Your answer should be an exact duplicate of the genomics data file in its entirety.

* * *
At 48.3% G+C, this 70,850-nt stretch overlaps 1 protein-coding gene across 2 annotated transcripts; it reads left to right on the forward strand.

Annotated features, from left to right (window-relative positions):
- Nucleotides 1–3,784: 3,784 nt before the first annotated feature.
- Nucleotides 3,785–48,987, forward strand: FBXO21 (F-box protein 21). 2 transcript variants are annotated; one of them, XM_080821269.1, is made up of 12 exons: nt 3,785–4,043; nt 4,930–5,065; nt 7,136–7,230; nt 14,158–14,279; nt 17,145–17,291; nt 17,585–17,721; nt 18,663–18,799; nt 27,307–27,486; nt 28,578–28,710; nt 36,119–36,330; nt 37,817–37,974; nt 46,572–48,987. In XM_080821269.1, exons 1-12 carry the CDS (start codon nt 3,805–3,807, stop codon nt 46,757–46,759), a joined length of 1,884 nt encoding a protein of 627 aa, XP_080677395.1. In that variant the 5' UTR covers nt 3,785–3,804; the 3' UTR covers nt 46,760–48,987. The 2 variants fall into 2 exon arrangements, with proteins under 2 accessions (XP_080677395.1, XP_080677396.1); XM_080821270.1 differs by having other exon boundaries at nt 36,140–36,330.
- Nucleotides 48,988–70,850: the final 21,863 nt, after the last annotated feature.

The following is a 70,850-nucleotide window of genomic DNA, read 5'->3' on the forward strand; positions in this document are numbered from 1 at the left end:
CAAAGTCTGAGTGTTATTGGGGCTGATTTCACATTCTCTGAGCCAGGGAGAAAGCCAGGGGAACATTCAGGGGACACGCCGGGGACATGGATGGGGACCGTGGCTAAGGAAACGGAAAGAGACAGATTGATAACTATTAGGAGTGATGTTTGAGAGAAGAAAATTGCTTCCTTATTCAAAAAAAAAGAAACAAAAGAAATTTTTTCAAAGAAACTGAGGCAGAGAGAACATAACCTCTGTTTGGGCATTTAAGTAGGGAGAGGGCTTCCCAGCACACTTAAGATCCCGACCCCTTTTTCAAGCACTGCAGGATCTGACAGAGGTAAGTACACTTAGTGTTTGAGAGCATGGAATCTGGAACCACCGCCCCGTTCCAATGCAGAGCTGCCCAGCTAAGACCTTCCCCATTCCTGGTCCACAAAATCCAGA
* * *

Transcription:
At 48.3% G+C, this 70,850-nt stretch overlaps 1 protein-coding gene across 2 annotated transcripts; it reads left to right on the forward strand.

Annotated features, from left to right (window-relative positions):
- Nucleotides 1–3,784: 3,784 nt before the first annotated feature.
- Nucleotides 3,785–48,987, forward strand: FBXO21 (F-box protein 21). 2 transcript variants are annotated; one of them, XM_080821269.1, is made up of 12 exons: nt 3,785–4,043; nt 4,930–5,065; nt 7,136–7,230; nt 14,158–14,279; nt 17,145–17,291; nt 17,585–17,721; nt 18,663–18,799; nt 27,307–27,486; nt 28,578–28,710; nt 36,119–36,330; nt 37,817–37,974; nt 46,572–48,987. In XM_080821269.1, exons 1-12 carry the CDS (start codon nt 3,805–3,807, stop codon nt 46,757–46,759), a joined length of 1,884 nt encoding a protein of 627 aa, XP_080677395.1. In that variant the 5' UTR covers nt 3,785–3,804; the 3' UTR covers nt 46,760–48,987. The 2 variants fall into 2 exon arrangements, with proteins under 2 accessions (XP_080677395.1, XP_080677396.1); XM_080821270.1 differs by having other exon boundaries at nt 36,140–36,330.
- Nucleotides 48,988–70,850: the final 21,863 nt, after the last annotated feature.

The following is a 70,850-nucleotide window of genomic DNA, read 5'->3' on the forward strand; positions in this document are numbered from 1 at the left end:
CAAAGTCTGAGTGTTATTGGGGCTGATTTCACATTCTCTGAGCCAGGGAGAAAGCCAGGGGAACATTCAGGGGACACGCCGGGGACATGGATGGGGACCGTGGCTAAGGAAACGGAAAGAGACAGATTGATAACTATTAGGAGTGATGTTTGAGAGAAGAAAATTGCTTCCTTATTCAAAAAAAAAGAAACAAAAGAAATTTTTTCAAAGAAACTGAGGCAGAGAGAACATAACCTCTGTTTGGGCATTTAAGTAGGGAGAGGGCTTCCCAGCACACTTAAGATCCCGACCCCTTTTTCAAGCACTGCAGGATCTGACAGAGGTAAGTACACTTAGTGTTTGAGAGCATGGAATCTGGAACCACCGCCCCGTTCCAATGCAGAGCTGCCCAGCTAAGACCTTCCCCATTCCTGGTCCACAAAATCCAGA